Roth IRAs and IRA Contributions: Today's Slott Report Mailbag | Ed Slott and Company, LLC

Roth IRAs and IRA Contributions: Today's Slott Report Mailbag

By Sarah Brenner, JD
IRA Analyst
Follow Us on Twitter: @theslottreport


Good Morning,

I have a question in regards to Roth 401k vs Roth IRA. Can you roll over your Roth 401k to a Roth IRA to avoid the RMD that must be taken when the individual reaches 70 1/2 with a Roth 401k?

Thank you.



Hi Carol,

You are right that that the required minimum distribution (RMD) requirements are an important difference between Roth 401(k)s and Roth IRAs. You must take RMDs from your Roth 401(k) during your lifetime. However, your Roth IRA is not subject to any RMD requirements while you are alive. Many individuals do exactly what you are suggesting and roll over the assets from their Roth 401(k) to their Roth IRA in the year before their first RMD is due. By doing so, they avoid RMDs from the Roth 401(k) during their lifetime. It is important to remember, however, that inherited Roth IRAs are subject to RMD requirements. Your beneficiaries will still need to take RMDs from the Roth IRA they inherit from you.



I was thinking of taking a part time job mostly so I would be able to fund an IRA. I also will have a small business reported on Schedule C that may end up with a loss, maybe greater than the income from the part time job.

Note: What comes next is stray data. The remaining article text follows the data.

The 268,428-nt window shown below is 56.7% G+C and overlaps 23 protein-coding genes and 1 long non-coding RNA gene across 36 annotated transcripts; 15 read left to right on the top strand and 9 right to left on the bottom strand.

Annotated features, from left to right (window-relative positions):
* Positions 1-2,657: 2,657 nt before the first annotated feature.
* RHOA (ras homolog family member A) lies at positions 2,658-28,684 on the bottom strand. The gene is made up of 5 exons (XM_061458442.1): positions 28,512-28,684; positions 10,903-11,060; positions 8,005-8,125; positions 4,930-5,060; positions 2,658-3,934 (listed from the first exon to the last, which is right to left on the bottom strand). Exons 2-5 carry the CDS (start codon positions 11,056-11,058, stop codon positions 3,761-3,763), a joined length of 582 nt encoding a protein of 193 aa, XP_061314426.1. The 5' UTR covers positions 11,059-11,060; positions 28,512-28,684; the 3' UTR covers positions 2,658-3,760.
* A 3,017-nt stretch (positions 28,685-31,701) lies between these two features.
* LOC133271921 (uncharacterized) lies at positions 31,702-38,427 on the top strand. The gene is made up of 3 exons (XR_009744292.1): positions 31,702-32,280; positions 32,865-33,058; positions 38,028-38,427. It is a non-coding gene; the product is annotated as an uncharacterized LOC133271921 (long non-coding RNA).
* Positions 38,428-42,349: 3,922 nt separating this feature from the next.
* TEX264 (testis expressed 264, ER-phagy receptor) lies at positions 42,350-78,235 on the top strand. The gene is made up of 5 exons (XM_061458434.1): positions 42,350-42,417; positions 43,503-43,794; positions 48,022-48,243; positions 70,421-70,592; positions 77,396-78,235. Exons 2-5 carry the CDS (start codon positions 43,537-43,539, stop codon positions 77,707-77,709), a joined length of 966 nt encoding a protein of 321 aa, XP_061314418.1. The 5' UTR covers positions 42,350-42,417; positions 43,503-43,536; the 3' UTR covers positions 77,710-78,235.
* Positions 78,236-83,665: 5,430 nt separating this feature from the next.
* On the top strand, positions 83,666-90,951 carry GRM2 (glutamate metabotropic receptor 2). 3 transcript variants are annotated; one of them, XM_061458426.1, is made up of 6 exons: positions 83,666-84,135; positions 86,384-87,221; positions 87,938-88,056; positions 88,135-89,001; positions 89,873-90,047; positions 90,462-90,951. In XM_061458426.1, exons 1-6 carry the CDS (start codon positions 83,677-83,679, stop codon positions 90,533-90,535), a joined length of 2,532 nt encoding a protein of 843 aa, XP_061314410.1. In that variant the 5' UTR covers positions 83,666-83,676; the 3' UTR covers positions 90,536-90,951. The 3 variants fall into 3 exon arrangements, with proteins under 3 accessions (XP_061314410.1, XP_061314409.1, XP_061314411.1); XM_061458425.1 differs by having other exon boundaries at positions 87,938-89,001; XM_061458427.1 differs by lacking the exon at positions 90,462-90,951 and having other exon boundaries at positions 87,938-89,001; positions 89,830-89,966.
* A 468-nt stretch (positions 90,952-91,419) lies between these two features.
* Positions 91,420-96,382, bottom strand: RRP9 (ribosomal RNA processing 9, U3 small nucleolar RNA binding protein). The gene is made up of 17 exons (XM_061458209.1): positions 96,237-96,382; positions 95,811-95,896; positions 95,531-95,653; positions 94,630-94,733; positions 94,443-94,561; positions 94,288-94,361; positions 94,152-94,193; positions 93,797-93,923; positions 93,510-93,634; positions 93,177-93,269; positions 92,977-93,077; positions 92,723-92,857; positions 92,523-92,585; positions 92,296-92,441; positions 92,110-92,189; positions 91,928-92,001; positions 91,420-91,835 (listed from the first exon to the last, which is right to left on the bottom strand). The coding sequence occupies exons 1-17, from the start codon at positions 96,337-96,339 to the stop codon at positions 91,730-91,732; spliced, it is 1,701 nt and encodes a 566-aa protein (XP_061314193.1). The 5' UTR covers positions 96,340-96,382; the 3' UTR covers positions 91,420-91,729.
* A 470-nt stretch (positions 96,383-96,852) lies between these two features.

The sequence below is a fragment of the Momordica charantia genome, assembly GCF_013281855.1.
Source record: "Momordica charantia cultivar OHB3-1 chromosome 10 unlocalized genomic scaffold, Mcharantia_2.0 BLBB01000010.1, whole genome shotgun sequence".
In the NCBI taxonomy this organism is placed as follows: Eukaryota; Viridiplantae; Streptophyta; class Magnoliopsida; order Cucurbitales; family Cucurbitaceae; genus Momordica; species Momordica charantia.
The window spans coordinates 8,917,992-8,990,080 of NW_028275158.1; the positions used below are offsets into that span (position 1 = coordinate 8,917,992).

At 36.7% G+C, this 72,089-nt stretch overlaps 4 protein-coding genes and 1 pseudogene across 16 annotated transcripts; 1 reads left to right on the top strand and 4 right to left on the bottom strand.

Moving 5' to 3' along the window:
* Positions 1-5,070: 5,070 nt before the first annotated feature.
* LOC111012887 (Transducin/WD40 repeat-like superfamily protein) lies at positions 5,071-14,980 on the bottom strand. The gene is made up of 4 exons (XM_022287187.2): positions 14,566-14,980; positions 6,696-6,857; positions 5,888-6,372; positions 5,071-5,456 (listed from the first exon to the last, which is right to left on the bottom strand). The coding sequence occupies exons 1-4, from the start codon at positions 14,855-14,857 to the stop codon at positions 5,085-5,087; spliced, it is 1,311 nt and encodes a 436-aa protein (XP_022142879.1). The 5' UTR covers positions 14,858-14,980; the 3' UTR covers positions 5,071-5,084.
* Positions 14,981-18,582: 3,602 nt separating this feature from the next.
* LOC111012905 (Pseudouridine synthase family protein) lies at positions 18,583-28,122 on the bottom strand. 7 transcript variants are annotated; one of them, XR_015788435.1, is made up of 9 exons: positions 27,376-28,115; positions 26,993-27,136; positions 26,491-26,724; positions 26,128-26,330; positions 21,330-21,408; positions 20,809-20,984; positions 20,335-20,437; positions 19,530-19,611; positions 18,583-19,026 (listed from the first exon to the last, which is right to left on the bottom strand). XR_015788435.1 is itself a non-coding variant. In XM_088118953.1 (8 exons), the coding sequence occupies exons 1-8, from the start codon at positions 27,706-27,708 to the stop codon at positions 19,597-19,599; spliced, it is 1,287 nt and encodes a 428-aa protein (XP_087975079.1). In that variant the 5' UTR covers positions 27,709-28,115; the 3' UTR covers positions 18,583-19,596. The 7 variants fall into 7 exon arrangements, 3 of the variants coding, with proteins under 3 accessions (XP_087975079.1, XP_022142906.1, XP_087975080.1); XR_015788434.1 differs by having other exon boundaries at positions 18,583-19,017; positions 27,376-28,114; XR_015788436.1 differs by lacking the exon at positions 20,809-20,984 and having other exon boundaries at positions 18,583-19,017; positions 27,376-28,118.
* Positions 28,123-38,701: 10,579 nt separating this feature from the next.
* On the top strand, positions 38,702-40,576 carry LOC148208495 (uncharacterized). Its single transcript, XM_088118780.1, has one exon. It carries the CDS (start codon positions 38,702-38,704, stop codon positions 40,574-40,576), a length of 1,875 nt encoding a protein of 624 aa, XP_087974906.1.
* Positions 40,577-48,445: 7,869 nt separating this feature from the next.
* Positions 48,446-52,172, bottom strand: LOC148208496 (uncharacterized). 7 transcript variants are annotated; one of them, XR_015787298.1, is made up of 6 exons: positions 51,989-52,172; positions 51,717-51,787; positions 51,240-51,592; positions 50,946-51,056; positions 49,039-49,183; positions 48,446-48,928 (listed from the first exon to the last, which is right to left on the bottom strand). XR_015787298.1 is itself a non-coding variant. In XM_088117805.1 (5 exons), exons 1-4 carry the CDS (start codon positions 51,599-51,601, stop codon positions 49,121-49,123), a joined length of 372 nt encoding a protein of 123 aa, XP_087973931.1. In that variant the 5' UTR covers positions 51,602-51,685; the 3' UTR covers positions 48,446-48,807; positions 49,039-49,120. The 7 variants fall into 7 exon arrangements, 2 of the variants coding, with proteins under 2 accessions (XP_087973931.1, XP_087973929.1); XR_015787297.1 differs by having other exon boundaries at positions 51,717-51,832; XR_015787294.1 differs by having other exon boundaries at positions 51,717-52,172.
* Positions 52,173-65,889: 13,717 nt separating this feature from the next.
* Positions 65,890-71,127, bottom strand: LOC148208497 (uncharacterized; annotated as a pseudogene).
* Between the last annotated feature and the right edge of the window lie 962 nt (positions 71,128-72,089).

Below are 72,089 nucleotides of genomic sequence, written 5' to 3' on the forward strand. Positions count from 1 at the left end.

Does such a loss reduce an IRA contribution I was hoping to make from the part time job?

I have no other retirement plans or income.

So my question is if the part time job necessarily gives me the income needed to make a contribution in my situation?

Does it make a difference if it is a Roth or non-deductible contribution? I think others have similar situations, so I hope you can help.

Thank You,



Hi Joe,

Good news! To make a Roth or traditional IRA contribution, either you or your spouse must have earned income or taxable compensation. This could be self-employment income, or income you earn as an employee. If you are earning wages as an employee from your part-time job, you can base your IRA contribution upon those earnings. If your Schedule C is showing a loss that does not count against your wages as an employee and will not affect the amount you can contribute to an IRA based on those wages.


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